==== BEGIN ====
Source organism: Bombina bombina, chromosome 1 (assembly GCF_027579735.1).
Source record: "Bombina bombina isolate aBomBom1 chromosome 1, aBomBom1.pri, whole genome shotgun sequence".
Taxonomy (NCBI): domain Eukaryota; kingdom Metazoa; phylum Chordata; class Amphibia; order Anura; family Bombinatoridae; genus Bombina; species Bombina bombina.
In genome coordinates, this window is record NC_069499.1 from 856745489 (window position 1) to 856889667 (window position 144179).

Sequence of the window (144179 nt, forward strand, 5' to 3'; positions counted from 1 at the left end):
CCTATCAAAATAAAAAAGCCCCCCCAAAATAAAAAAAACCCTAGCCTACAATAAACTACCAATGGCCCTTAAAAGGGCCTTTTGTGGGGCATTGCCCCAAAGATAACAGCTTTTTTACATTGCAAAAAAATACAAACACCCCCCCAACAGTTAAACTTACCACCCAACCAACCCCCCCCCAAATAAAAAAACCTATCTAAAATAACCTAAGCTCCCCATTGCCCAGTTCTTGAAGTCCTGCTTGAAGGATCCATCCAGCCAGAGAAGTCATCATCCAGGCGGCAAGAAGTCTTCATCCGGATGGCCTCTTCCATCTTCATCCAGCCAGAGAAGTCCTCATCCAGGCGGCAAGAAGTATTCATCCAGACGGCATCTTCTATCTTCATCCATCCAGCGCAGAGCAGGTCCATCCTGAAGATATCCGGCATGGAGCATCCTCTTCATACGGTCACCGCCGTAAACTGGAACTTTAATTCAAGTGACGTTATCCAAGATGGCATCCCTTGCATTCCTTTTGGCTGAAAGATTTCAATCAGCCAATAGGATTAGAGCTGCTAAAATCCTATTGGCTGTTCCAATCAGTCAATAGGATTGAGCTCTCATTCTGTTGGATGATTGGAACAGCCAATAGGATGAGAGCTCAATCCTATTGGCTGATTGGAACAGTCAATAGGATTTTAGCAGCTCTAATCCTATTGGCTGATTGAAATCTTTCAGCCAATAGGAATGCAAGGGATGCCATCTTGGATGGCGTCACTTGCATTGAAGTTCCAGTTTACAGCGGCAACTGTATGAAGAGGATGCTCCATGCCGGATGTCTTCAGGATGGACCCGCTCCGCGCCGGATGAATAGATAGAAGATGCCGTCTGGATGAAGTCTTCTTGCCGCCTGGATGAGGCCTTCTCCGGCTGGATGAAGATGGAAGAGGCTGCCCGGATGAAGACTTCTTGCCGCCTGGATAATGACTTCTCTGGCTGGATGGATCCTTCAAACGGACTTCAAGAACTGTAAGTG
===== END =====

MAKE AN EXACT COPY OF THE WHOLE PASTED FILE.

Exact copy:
Source organism: Bombina bombina, chromosome 1 (assembly GCF_027579735.1).
Source record: "Bombina bombina isolate aBomBom1 chromosome 1, aBomBom1.pri, whole genome shotgun sequence".
Taxonomy (NCBI): domain Eukaryota; kingdom Metazoa; phylum Chordata; class Amphibia; order Anura; family Bombinatoridae; genus Bombina; species Bombina bombina.
In genome coordinates, this window is record NC_069499.1 from 856745489 (window position 1) to 856889667 (window position 144179).

Sequence of the window (144179 nt, forward strand, 5' to 3'; positions counted from 1 at the left end):
CCTATCAAAATAAAAAAGCCCCCCCAAAATAAAAAAAACCCTAGCCTACAATAAACTACCAATGGCCCTTAAAAGGGCCTTTTGTGGGGCATTGCCCCAAAGATAACAGCTTTTTTACATTGCAAAAAAATACAAACACCCCCCCAACAGTTAAACTTACCACCCAACCAACCCCCCCCCAAATAAAAAAACCTATCTAAAATAACCTAAGCTCCCCATTGCCCAGTTCTTGAAGTCCTGCTTGAAGGATCCATCCAGCCAGAGAAGTCATCATCCAGGCGGCAAGAAGTCTTCATCCGGATGGCCTCTTCCATCTTCATCCAGCCAGAGAAGTCCTCATCCAGGCGGCAAGAAGTATTCATCCAGACGGCATCTTCTATCTTCATCCATCCAGCGCAGAGCAGGTCCATCCTGAAGATATCCGGCATGGAGCATCCTCTTCATACGGTCACCGCCGTAAACTGGAACTTTAATTCAAGTGACGTTATCCAAGATGGCATCCCTTGCATTCCTTTTGGCTGAAAGATTTCAATCAGCCAATAGGATTAGAGCTGCTAAAATCCTATTGGCTGTTCCAATCAGTCAATAGGATTGAGCTCTCATTCTGTTGGATGATTGGAACAGCCAATAGGATGAGAGCTCAATCCTATTGGCTGATTGGAACAGTCAATAGGATTTTAGCAGCTCTAATCCTATTGGCTGATTGAAATCTTTCAGCCAATAGGAATGCAAGGGATGCCATCTTGGATGGCGTCACTTGCATTGAAGTTCCAGTTTACAGCGGCAACTGTATGAAGAGGATGCTCCATGCCGGATGTCTTCAGGATGGACCCGCTCCGCGCCGGATGAATAGATAGAAGATGCCGTCTGGATGAAGTCTTCTTGCCGCCTGGATGAGGCCTTCTCCGGCTGGATGAAGATGGAAGAGGCTGCCCGGATGAAGACTTCTTGCCGCCTGGATAATGACTTCTCTGGCTGGATGGATCCTTCAAACGGACTTCAAGAACTGTAAGTG